Should I Use Joint Ownership to Avoid Probate?
Few things are as unattractive as probate court. There are attorneys, fees, court costs, appearances, and the ever-present paternalism of having a judge preside over your family’s personal affairs. Nevertheless, in Florida, many families have to use the probate court to handle final affairs. This is not necessarily a bad thing, but the concerns are valid. Therefore, when consulting their Florida elder law attorney, some clients might ask whether they should simply set everything up in joint tenancy so as to avoid probate. This is a common estate planning technique, because it is simple and straightforward. Still, it has limitations and definite shortcomings. First, however, let’s take a look at the types of probate you can use in Florida.
Distribution without administration
This is also called a “small estate.” When a person has a very limited net worth upon death, this is generally the option a family will use. Every state has its own threshold. In Florida, the Probate Code outlines certain types of property that are exempt. If a person leaves nothing other than these exempt assets, then there is no need to go through a traditional probate action. Just a few examples are:
- Up to two vehicles weighing no more than 15,000 pounds combined;
- Up to $20,000 worth of household possessions, including appliances;
- 529 college accounts and Florida prepaid college funds; an
- Certain types of government benefits and payouts.
In a summary administration, Florida law allows a more streamlined probate action where there is no more than $75,000 in total assets, or where the decedent has been dead for at least two years. This number is reached by adding up all of the total assets of the estate, then subtracting all qualifying exemptions. So, as one might imagine, many Floridians will qualify for summary administration.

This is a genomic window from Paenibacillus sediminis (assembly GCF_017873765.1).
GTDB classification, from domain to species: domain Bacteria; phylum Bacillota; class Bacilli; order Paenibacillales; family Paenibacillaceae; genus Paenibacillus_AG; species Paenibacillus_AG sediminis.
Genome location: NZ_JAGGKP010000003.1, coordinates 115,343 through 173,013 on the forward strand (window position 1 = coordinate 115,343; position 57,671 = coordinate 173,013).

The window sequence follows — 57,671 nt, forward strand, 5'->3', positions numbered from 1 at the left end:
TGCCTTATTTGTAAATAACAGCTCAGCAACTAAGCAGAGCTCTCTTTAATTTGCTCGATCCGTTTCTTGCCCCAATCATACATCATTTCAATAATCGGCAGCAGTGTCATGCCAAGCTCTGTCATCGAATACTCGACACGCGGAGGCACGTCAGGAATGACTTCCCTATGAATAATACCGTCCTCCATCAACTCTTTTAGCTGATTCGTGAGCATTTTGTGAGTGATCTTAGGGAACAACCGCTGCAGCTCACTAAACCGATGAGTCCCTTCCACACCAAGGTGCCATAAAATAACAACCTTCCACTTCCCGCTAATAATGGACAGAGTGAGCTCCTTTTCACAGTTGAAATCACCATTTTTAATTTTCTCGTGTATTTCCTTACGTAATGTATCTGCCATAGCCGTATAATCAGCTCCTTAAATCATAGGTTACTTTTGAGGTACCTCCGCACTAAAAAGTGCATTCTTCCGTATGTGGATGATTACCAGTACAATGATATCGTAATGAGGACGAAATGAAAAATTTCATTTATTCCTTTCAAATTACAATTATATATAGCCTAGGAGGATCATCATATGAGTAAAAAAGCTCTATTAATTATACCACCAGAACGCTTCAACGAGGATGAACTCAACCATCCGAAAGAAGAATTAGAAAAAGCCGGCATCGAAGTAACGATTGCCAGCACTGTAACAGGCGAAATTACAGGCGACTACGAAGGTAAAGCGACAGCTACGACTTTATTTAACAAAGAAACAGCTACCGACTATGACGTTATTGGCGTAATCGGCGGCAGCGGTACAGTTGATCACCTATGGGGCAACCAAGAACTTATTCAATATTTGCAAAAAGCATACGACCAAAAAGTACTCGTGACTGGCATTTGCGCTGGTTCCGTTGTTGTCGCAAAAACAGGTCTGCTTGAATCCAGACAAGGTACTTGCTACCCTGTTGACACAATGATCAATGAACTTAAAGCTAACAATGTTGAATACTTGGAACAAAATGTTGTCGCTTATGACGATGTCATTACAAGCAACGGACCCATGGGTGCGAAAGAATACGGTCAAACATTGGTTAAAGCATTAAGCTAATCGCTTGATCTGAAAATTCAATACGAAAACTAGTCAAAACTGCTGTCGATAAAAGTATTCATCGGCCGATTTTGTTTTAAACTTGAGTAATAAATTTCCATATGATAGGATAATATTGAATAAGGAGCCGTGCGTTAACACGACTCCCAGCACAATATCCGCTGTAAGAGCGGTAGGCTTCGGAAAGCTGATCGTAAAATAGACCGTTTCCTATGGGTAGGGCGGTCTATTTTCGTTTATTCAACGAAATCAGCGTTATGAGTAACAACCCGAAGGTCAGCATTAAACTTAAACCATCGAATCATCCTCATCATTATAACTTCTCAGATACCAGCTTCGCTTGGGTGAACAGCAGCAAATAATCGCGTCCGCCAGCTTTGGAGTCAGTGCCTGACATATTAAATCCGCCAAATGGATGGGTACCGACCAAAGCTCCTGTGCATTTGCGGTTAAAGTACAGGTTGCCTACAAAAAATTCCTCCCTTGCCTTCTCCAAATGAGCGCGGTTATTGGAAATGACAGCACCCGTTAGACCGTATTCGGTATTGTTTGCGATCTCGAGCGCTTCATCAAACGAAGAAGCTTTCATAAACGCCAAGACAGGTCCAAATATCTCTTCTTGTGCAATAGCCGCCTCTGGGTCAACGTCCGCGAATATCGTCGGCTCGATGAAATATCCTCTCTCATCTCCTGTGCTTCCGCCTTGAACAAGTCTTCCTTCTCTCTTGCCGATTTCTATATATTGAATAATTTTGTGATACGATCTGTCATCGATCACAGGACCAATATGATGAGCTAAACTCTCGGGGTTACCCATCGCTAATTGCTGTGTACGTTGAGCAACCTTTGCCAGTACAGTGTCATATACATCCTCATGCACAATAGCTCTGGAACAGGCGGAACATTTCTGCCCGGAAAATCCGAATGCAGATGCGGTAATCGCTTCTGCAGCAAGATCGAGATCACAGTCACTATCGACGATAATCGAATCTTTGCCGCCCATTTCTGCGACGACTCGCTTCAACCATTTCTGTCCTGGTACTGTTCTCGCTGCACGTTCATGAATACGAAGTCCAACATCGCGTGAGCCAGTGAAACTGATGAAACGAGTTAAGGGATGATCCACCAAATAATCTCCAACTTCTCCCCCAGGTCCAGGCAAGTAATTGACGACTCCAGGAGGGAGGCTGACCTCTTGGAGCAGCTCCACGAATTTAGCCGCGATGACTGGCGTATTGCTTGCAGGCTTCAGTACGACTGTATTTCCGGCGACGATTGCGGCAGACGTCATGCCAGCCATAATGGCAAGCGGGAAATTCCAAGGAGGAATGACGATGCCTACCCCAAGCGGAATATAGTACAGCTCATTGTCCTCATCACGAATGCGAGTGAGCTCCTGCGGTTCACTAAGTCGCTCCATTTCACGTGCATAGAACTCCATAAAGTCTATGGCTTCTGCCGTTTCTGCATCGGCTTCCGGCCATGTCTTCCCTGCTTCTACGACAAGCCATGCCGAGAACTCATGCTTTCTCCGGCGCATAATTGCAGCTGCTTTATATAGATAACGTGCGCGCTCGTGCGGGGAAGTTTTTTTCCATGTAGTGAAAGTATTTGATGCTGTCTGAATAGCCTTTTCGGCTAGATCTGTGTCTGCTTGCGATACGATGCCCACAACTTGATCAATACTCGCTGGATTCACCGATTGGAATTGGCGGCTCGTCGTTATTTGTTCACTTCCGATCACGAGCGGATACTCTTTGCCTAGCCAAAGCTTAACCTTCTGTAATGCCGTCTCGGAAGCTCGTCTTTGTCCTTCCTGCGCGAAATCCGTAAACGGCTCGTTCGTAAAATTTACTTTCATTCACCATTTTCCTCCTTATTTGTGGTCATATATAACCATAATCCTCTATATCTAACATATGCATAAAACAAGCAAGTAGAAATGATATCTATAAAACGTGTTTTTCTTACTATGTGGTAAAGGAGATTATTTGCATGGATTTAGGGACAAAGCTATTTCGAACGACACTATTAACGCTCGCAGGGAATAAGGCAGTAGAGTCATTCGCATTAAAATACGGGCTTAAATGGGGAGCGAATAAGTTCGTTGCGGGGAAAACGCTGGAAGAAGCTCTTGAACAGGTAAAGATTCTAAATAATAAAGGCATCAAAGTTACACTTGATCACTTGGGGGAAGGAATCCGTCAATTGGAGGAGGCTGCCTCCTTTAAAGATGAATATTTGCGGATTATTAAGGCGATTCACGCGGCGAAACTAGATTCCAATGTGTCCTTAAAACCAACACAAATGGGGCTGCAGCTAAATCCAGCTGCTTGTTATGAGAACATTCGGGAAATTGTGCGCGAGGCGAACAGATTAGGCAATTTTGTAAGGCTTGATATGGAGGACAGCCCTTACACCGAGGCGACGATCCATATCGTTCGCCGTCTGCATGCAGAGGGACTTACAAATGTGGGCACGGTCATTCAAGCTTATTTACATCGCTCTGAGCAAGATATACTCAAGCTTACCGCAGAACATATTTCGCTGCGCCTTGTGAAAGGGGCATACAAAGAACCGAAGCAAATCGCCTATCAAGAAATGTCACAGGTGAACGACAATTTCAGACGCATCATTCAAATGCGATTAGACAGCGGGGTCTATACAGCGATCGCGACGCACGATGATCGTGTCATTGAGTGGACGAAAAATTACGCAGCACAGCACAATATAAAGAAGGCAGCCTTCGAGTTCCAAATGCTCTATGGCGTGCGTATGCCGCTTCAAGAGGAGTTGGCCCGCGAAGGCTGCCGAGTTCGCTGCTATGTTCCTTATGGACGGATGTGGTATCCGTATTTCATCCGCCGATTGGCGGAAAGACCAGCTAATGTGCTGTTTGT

In a regular or “formal” administration, an estate is opened as a court case and someone is named the personal representative. This person has the authority to handle the estate’s affairs. With or without a will, if there are enough assets in the estate, this type of probate will be necessary.
How does joint ownership help?
Not everything a person owns is actually part of his estate. Any account with a beneficiary will pass directly to the beneficiary without becoming part of the probate estate. These can be life insurance policies, death benefits, and payable on death accounts, among others. Likewise, assets that are held in joint tenancy with right of survivorship are also not part of the probate estate, because they transfer to the surviving owner immediately upon death. In Florida, property is generally not held in joint tenancy. Instead, a deed or bank account must expressly be established with the right of survivorship stated. Married couples own property as tenants by the entirety, which also has the right of survivorship.
When joint ownership may be a problem
If you truly trust someone enough to make that person a joint account holder or joint tenant on a deed, adding that person can ease the cost and effort required to transfer ownership upon your death. However, remember the old warning, caveat emptor (buyer beware). If you add a joint owner on a bank account, the law generally assumes that you intended to give that person the whole amount, because he or she will now have an equal access and interest in the money. The same is true of your home. If you name an adult child as a joint tenant, other children will have no rights to the home upon your death. Joint accounts and joint tenancy deeds have been the subject of much litigation and painful family feuds.
A simple remedy for avoiding probate may seem attractive at first, but you should consult an experienced elder law attorney to determine whether this type of estate planning technique is wise in your situation. Call or stop by the Millhorn Elder Law Planning Group in The Villages to discuss your estate planning needs.